The smudge tool does… pretty much exactly what it sounds like.

This is one of those useful “blemish removing” types of tools that is easy to use but still improves the more you experiment with it.

Dodge/Burn

Keyboard Shortcut: Shift + D

The dodge/burn tool uses a brush to selectively lighten or darken the brushed areas.

Dodge (lighten) is the default, but burn (darken) can be toggled either with the toggle box in the options, or by holding down the Ctrl key while you brush.

There are a ton of options available for this tool, and the effects are rather useful.

Transform Tools

Align

Keyboard Shortcut: Q

The alignment tool allows you to align or arrange layers and other objects.

I’m sure it’s very useful for that, so we’ll probably learn more about this as we go.

Move

Keyboard Shortcut: M

The move tool can move selections, layers, and other objects.

The arrow keys can be used to move objects in place of the mouse, when the move tool is active.

You can hold down the Alt key to move the selection frame rather than the selection or image.

Crop

Keyboard Shortcut: Shift + C

The crop tool allows for images to be cut down to a rectangular selection; the remaining portions will cropped out of the picture.

The crop size can be adjusted by dragging the corners; when you are finished with your selection, simply hit Enter or click on the selection.

Rotate

Keyboard Shortcut: Shift + R

The rotate tool — very predictably — rotates the layer, selection or path.

Scale

Keyboard Shortcut: Shift + T

The scale tool allows you to scale (change the size of) the layer, selection or path.

You can do this either by dragging the grid that shows up, or by providing new dimensions in the box.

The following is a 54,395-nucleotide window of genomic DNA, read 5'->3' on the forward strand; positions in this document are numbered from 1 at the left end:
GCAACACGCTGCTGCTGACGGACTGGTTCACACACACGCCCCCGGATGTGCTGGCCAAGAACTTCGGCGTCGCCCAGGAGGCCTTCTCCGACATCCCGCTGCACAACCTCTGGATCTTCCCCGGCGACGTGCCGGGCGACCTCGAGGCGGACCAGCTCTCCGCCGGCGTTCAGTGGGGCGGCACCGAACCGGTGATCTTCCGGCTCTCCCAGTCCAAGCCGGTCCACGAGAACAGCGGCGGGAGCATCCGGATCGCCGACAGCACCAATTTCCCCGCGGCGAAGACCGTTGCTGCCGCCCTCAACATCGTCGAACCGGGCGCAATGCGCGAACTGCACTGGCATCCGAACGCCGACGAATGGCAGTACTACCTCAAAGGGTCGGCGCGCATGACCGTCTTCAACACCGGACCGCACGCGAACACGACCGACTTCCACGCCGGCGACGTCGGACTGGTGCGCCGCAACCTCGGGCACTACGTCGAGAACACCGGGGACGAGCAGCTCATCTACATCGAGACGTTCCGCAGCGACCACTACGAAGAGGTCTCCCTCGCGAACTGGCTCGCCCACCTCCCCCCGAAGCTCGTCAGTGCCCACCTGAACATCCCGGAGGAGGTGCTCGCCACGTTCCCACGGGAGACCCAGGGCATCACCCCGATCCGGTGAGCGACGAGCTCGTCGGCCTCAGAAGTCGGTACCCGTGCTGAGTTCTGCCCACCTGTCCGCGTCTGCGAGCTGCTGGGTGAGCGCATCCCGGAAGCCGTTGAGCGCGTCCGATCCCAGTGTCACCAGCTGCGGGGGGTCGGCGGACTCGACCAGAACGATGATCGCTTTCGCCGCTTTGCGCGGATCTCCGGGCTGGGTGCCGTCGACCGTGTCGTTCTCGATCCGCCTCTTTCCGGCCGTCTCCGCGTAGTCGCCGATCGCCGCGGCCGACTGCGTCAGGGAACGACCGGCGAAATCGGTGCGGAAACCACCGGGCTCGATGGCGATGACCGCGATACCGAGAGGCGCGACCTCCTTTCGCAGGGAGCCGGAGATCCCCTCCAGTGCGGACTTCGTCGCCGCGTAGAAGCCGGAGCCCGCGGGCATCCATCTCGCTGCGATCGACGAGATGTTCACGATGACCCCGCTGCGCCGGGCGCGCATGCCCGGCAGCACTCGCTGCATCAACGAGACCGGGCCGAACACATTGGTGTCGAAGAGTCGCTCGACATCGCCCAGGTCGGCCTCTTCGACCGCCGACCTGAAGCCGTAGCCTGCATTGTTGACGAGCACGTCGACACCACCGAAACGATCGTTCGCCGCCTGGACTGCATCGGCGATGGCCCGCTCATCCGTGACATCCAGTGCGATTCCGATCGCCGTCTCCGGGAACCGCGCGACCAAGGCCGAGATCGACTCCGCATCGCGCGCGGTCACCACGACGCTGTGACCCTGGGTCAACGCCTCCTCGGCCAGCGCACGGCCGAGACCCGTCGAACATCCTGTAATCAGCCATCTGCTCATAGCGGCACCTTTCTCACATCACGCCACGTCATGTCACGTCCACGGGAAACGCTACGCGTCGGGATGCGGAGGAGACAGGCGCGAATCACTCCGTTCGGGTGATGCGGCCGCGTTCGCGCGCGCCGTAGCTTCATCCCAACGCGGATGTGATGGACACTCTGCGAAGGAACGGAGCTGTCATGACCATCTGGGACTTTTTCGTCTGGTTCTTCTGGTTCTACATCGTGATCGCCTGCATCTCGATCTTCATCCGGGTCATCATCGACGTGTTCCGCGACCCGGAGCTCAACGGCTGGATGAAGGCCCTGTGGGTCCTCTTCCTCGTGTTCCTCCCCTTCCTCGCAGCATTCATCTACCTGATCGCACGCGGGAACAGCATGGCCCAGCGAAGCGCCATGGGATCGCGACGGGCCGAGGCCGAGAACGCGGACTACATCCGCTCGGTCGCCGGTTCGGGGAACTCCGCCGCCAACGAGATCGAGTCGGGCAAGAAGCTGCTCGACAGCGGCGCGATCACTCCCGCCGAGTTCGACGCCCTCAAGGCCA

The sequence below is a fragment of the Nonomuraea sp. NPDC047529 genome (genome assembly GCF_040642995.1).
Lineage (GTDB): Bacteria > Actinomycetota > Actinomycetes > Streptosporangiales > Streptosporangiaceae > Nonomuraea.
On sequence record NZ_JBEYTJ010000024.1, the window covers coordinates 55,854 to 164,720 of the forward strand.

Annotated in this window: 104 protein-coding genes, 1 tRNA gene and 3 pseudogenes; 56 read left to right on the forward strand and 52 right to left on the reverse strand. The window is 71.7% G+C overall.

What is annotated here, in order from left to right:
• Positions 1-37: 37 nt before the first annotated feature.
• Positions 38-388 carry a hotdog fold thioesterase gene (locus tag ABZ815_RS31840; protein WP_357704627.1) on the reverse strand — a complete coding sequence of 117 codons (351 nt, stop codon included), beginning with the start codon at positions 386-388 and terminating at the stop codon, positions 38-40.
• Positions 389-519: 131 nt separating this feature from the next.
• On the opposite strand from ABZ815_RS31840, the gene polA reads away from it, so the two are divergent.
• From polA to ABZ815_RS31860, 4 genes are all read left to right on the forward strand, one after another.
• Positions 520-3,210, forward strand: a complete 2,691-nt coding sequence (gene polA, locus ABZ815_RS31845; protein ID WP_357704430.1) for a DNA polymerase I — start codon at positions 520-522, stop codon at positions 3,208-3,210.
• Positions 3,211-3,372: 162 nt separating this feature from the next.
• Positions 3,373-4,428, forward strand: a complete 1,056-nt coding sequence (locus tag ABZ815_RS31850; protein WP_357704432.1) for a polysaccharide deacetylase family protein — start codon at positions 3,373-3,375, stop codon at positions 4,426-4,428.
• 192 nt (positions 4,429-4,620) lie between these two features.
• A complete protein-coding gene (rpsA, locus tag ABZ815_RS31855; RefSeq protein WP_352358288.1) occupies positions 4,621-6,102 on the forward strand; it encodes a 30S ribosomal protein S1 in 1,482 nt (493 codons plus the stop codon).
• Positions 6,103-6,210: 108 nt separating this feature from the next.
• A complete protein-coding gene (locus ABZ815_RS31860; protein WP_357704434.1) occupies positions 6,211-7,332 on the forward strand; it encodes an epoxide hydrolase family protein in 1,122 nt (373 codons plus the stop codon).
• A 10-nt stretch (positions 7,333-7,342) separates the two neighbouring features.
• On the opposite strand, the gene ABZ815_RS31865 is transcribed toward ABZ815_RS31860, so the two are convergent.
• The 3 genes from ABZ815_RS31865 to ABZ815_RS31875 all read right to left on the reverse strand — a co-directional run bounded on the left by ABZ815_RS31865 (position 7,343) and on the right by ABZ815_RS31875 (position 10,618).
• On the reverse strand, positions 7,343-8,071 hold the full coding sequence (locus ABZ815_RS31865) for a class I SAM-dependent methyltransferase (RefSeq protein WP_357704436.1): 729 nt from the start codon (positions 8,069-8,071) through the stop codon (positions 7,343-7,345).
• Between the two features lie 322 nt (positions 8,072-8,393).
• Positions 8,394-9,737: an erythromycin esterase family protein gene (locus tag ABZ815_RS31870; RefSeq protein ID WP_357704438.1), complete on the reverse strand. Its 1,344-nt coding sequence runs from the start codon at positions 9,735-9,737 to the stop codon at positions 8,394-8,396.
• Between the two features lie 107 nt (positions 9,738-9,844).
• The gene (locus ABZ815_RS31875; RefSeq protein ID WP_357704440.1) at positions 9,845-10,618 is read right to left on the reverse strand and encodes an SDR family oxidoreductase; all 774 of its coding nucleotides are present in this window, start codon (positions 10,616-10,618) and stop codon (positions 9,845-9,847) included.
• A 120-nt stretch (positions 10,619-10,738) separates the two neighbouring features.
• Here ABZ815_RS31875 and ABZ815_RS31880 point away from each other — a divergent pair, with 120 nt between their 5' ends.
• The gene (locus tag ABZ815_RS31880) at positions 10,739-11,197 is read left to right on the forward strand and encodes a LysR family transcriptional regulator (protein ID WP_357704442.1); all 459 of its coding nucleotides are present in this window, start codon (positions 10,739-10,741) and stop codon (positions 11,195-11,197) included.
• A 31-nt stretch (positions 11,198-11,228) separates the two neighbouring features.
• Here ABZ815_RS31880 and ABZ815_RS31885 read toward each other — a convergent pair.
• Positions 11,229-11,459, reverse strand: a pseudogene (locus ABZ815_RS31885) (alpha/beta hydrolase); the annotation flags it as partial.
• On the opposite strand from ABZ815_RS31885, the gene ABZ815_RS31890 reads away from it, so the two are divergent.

Shear

Keyboard Shortcut: Shift + S

The shear tool was somewhat of a disappointment to me. As it turns out, instead of cutting the wool off images, as I first thought, it merely tilts them in one direction or another. What a let-down.

To use the shear tool, click on the image and drag the grid around as needed. Experimentation is useful here!

Perspective

Keyboard Shortcut: Shift + P

The perspective tool can change the angle of a layer, selection or path.

It is most useful when the need arises to correct the position or perspective of a part of an image that appears to be angled wrong, etc.

To use the perspective tool, click on the image and then drag on of the corners as needed to adjust. Experimentation is very useful here.

Flip

Keyboard Shortcut: Shift + F

The flip tool can reverse a layer, selection, or path either vertically or horizontally.

Cage Transform

Keyboard Shortcut: Shift + G

The cage transform tool allows you to deform a selection with a cage.

In other words, it allows you to make a selection and then distort that selection, so unless you’re making the next piece of modern art… let’s just say I haven’t found much use for this particular tool just yet!

Color Tools

Color Balance

This tool is not shown by default in the toolbox, but can be added. We’ll look into color tools at a later date.

Hue-Saturation

This tool is not shown by default in the toolbox, but can be added. We’ll look into color tools at a later date.

Colorize

This tool is not shown by default in the toolbox, but can be added. We’ll look into color tools at a later date.

Brightness-Contrast

This tool is not shown by default in the toolbox, but can be added. We’ll look into color tools at a later date.